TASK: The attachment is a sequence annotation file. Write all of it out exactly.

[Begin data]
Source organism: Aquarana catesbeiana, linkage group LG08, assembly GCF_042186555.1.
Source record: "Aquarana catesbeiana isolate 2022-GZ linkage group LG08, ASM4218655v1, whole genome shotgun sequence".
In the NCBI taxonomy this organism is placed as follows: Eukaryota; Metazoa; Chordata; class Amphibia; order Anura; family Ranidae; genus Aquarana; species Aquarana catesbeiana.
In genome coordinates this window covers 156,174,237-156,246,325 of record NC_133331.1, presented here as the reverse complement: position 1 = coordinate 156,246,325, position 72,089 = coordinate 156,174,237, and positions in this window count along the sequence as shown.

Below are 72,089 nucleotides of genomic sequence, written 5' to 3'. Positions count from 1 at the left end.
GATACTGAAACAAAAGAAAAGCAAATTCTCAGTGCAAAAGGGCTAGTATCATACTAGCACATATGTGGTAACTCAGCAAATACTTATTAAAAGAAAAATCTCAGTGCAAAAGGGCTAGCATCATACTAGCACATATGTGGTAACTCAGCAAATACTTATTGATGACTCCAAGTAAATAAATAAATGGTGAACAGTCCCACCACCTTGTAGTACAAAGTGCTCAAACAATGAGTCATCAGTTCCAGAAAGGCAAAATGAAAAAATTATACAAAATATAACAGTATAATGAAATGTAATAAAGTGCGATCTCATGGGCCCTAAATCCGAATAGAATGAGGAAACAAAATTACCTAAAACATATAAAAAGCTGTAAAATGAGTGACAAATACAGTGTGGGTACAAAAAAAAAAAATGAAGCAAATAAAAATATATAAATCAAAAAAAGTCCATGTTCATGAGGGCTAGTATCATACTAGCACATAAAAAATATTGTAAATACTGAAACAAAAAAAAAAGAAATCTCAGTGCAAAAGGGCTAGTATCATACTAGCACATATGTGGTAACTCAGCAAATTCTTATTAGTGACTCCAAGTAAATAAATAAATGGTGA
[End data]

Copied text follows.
Source organism: Aquarana catesbeiana, linkage group LG08, assembly GCF_042186555.1.
Source record: "Aquarana catesbeiana isolate 2022-GZ linkage group LG08, ASM4218655v1, whole genome shotgun sequence".
In the NCBI taxonomy this organism is placed as follows: Eukaryota; Metazoa; Chordata; class Amphibia; order Anura; family Ranidae; genus Aquarana; species Aquarana catesbeiana.
In genome coordinates this window covers 156,174,237-156,246,325 of record NC_133331.1, presented here as the reverse complement: position 1 = coordinate 156,246,325, position 72,089 = coordinate 156,174,237, and positions in this window count along the sequence as shown.

Below are 72,089 nucleotides of genomic sequence, written 5' to 3'. Positions count from 1 at the left end.
GATACTGAAACAAAAGAAAAGCAAATTCTCAGTGCAAAAGGGCTAGTATCATACTAGCACATATGTGGTAACTCAGCAAATACTTATTAAAAGAAAAATCTCAGTGCAAAAGGGCTAGCATCATACTAGCACATATGTGGTAACTCAGCAAATACTTATTGATGACTCCAAGTAAATAAATAAATGGTGAACAGTCCCACCACCTTGTAGTACAAAGTGCTCAAACAATGAGTCATCAGTTCCAGAAAGGCAAAATGAAAAAATTATACAAAATATAACAGTATAATGAAATGTAATAAAGTGCGATCTCATGGGCCCTAAATCCGAATAGAATGAGGAAACAAAATTACCTAAAACATATAAAAAGCTGTAAAATGAGTGACAAATACAGTGTGGGTACAAAAAAAAAAAATGAAGCAAATAAAAATATATAAATCAAAAAAAGTCCATGTTCATGAGGGCTAGTATCATACTAGCACATAAAAAATATTGTAAATACTGAAACAAAAAAAAAAGAAATCTCAGTGCAAAAGGGCTAGTATCATACTAGCACATATGTGGTAACTCAGCAAATTCTTATTAGTGACTCCAAGTAAATAAATAAATGGTGA